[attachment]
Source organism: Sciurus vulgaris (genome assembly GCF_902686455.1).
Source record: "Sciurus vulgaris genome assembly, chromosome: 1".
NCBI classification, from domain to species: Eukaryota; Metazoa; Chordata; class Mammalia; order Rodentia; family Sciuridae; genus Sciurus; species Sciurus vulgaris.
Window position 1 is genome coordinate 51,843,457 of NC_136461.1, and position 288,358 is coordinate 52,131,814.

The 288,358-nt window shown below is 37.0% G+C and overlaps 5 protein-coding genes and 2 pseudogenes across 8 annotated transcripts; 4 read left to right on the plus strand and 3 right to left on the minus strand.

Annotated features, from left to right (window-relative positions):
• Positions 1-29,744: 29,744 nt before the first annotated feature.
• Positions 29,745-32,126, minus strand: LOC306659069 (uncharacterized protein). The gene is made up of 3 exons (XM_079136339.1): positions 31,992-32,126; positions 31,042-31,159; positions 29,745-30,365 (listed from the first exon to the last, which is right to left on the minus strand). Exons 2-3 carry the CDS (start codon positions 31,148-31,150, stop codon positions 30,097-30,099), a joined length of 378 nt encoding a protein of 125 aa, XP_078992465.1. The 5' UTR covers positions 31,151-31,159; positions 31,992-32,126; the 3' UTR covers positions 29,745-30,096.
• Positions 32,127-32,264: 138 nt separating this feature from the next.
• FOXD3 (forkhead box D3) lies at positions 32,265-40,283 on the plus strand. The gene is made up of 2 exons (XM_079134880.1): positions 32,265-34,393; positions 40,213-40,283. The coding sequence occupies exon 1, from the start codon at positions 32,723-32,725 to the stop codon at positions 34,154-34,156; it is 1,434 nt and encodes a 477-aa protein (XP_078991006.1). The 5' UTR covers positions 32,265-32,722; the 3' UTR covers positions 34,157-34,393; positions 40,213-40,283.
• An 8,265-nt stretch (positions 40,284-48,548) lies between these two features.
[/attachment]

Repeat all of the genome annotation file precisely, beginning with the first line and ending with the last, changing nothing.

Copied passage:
Source organism: Sciurus vulgaris (genome assembly GCF_902686455.1).
Source record: "Sciurus vulgaris genome assembly, chromosome: 1".
NCBI classification, from domain to species: Eukaryota; Metazoa; Chordata; class Mammalia; order Rodentia; family Sciuridae; genus Sciurus; species Sciurus vulgaris.
Window position 1 is genome coordinate 51,843,457 of NC_136461.1, and position 288,358 is coordinate 52,131,814.

The 288,358-nt window shown below is 37.0% G+C and overlaps 5 protein-coding genes and 2 pseudogenes across 8 annotated transcripts; 4 read left to right on the plus strand and 3 right to left on the minus strand.

Annotated features, from left to right (window-relative positions):
• Positions 1-29,744: 29,744 nt before the first annotated feature.
• Positions 29,745-32,126, minus strand: LOC306659069 (uncharacterized protein). The gene is made up of 3 exons (XM_079136339.1): positions 31,992-32,126; positions 31,042-31,159; positions 29,745-30,365 (listed from the first exon to the last, which is right to left on the minus strand). Exons 2-3 carry the CDS (start codon positions 31,148-31,150, stop codon positions 30,097-30,099), a joined length of 378 nt encoding a protein of 125 aa, XP_078992465.1. The 5' UTR covers positions 31,151-31,159; positions 31,992-32,126; the 3' UTR covers positions 29,745-30,096.
• Positions 32,127-32,264: 138 nt separating this feature from the next.
• FOXD3 (forkhead box D3) lies at positions 32,265-40,283 on the plus strand. The gene is made up of 2 exons (XM_079134880.1): positions 32,265-34,393; positions 40,213-40,283. The coding sequence occupies exon 1, from the start codon at positions 32,723-32,725 to the stop codon at positions 34,154-34,156; it is 1,434 nt and encodes a 477-aa protein (XP_078991006.1). The 5' UTR covers positions 32,265-32,722; the 3' UTR covers positions 34,157-34,393; positions 40,213-40,283.
• An 8,265-nt stretch (positions 40,284-48,548) lies between these two features.